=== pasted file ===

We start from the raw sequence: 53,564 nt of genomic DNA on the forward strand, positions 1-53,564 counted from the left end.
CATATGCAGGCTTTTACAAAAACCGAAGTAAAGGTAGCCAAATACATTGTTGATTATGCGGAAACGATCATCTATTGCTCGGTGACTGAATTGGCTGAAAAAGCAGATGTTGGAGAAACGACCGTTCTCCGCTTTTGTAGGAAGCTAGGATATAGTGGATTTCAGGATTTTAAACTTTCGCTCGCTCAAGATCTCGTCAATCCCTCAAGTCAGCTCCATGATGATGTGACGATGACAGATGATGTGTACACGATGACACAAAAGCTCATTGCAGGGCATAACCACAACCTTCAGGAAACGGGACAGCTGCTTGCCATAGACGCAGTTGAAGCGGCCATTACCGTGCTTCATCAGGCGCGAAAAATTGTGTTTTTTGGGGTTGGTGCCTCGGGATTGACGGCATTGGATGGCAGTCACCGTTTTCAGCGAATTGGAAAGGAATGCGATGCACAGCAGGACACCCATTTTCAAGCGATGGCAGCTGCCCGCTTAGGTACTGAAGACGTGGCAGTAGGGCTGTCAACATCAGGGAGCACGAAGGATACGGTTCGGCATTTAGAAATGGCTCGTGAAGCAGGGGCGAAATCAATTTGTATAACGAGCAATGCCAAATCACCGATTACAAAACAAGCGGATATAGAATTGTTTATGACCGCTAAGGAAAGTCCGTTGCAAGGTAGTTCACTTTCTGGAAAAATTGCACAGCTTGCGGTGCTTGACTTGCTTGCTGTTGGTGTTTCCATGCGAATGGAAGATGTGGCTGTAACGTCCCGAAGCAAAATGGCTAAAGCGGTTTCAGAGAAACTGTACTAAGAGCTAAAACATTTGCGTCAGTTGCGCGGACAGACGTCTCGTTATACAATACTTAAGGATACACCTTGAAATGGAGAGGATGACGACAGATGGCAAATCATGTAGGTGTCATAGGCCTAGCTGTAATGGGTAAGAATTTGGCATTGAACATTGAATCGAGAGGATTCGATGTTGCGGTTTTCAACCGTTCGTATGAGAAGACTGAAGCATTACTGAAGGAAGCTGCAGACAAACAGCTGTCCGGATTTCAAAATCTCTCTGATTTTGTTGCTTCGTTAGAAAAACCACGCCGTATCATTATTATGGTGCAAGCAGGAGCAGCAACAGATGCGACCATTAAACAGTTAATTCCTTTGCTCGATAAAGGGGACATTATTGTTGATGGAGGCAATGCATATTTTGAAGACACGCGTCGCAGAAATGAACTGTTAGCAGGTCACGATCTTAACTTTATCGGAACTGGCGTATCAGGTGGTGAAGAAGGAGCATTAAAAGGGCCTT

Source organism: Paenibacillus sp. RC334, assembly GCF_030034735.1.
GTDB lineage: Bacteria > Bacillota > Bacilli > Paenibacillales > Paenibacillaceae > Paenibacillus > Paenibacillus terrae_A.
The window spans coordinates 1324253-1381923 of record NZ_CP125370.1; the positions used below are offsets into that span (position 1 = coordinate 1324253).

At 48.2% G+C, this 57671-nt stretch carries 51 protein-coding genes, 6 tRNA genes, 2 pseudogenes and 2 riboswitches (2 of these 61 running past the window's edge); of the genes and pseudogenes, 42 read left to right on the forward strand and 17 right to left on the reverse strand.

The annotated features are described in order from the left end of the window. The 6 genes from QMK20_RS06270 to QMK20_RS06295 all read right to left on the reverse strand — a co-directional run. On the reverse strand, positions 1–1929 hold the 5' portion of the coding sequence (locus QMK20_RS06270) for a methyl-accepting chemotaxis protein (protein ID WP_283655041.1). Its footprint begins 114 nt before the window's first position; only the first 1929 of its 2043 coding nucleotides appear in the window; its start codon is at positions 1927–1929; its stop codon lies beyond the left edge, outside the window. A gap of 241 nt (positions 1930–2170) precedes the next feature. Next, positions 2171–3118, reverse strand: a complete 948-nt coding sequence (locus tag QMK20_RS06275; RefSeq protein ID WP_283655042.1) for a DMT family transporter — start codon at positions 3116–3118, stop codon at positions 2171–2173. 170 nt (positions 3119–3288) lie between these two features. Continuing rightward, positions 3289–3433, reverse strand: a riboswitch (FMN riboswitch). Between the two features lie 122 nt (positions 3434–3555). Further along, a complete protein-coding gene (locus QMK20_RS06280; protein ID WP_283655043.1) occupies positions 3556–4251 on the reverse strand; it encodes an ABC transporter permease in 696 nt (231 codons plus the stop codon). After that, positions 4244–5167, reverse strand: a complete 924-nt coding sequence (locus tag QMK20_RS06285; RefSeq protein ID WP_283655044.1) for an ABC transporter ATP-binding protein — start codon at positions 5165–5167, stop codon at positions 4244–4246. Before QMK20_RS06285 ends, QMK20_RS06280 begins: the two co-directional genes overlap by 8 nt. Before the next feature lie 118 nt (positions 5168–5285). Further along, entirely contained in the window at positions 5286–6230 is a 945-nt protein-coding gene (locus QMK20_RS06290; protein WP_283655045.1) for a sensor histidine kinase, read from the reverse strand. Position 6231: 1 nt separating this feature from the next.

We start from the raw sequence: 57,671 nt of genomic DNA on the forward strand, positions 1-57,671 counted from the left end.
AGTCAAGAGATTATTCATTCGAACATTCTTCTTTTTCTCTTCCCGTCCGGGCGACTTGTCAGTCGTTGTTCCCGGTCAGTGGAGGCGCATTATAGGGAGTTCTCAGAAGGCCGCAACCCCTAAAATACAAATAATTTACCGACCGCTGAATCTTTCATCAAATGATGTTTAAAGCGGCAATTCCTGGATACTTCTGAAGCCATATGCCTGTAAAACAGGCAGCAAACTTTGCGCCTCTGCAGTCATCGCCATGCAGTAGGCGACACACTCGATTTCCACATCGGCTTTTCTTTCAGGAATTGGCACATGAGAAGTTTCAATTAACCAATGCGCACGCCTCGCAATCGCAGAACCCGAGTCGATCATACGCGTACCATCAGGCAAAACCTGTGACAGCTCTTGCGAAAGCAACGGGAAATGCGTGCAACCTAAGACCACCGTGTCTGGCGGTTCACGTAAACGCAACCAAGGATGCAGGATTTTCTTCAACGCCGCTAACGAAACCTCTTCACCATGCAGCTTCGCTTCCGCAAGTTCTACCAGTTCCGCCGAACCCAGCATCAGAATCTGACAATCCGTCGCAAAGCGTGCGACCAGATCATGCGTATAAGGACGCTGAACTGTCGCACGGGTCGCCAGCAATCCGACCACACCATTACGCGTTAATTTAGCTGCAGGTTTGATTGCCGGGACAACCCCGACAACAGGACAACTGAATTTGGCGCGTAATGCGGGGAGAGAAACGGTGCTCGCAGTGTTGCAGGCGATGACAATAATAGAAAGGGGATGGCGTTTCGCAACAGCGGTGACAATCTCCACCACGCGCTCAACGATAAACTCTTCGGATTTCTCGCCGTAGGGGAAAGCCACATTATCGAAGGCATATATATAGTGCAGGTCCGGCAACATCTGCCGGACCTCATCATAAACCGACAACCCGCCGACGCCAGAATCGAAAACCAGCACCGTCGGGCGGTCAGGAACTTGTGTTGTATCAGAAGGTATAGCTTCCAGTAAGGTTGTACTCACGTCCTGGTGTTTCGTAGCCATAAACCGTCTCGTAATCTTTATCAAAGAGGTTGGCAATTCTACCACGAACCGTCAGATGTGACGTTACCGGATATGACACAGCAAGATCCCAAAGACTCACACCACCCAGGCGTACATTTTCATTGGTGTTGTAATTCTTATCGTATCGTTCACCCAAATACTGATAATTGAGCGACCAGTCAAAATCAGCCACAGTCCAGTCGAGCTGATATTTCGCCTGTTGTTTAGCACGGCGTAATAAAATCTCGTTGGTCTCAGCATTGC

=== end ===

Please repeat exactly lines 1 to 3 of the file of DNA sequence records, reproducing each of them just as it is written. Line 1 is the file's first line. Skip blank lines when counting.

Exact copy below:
We start from the raw sequence: 53,564 nt of genomic DNA on the forward strand, positions 1-53,564 counted from the left end.
CATATGCAGGCTTTTACAAAAACCGAAGTAAAGGTAGCCAAATACATTGTTGATTATGCGGAAACGATCATCTATTGCTCGGTGACTGAATTGGCTGAAAAAGCAGATGTTGGAGAAACGACCGTTCTCCGCTTTTGTAGGAAGCTAGGATATAGTGGATTTCAGGATTTTAAACTTTCGCTCGCTCAAGATCTCGTCAATCCCTCAAGTCAGCTCCATGATGATGTGACGATGACAGATGATGTGTACACGATGACACAAAAGCTCATTGCAGGGCATAACCACAACCTTCAGGAAACGGGACAGCTGCTTGCCATAGACGCAGTTGAAGCGGCCATTACCGTGCTTCATCAGGCGCGAAAAATTGTGTTTTTTGGGGTTGGTGCCTCGGGATTGACGGCATTGGATGGCAGTCACCGTTTTCAGCGAATTGGAAAGGAATGCGATGCACAGCAGGACACCCATTTTCAAGCGATGGCAGCTGCCCGCTTAGGTACTGAAGACGTGGCAGTAGGGCTGTCAACATCAGGGAGCACGAAGGATACGGTTCGGCATTTAGAAATGGCTCGTGAAGCAGGGGCGAAATCAATTTGTATAACGAGCAATGCCAAATCACCGATTACAAAACAAGCGGATATAGAATTGTTTATGACCGCTAAGGAAAGTCCGTTGCAAGGTAGTTCACTTTCTGGAAAAATTGCACAGCTTGCGGTGCTTGACTTGCTTGCTGTTGGTGTTTCCATGCGAATGGAAGATGTGGCTGTAACGTCCCGAAGCAAAATGGCTAAAGCGGTTTCAGAGAAACTGTACTAAGAGCTAAAACATTTGCGTCAGTTGCGCGGACAGACGTCTCGTTATACAATACTTAAGGATACACCTTGAAATGGAGAGGATGACGACAGATGGCAAATCATGTAGGTGTCATAGGCCTAGCTGTAATGGGTAAGAATTTGGCATTGAACATTGAATCGAGAGGATTCGATGTTGCGGTTTTCAACCGTTCGTATGAGAAGACTGAAGCATTACTGAAGGAAGCTGCAGACAAACAGCTGTCCGGATTTCAAAATCTCTCTGATTTTGTTGCTTCGTTAGAAAAACCACGCCGTATCATTATTATGGTGCAAGCAGGAGCAGCAACAGATGCGACCATTAAACAGTTAATTCCTTTGCTCGATAAAGGGGACATTATTGTTGATGGAGGCAATGCATATTTTGAAGACACGCGTCGCAGAAATGAACTGTTAGCAGGTCACGATCTTAACTTTATCGGAACTGGCGTATCAGGTGGTGAAGAAGGAGCATTAAAAGGGCCTT

Source organism: Paenibacillus sp. RC334, assembly GCF_030034735.1.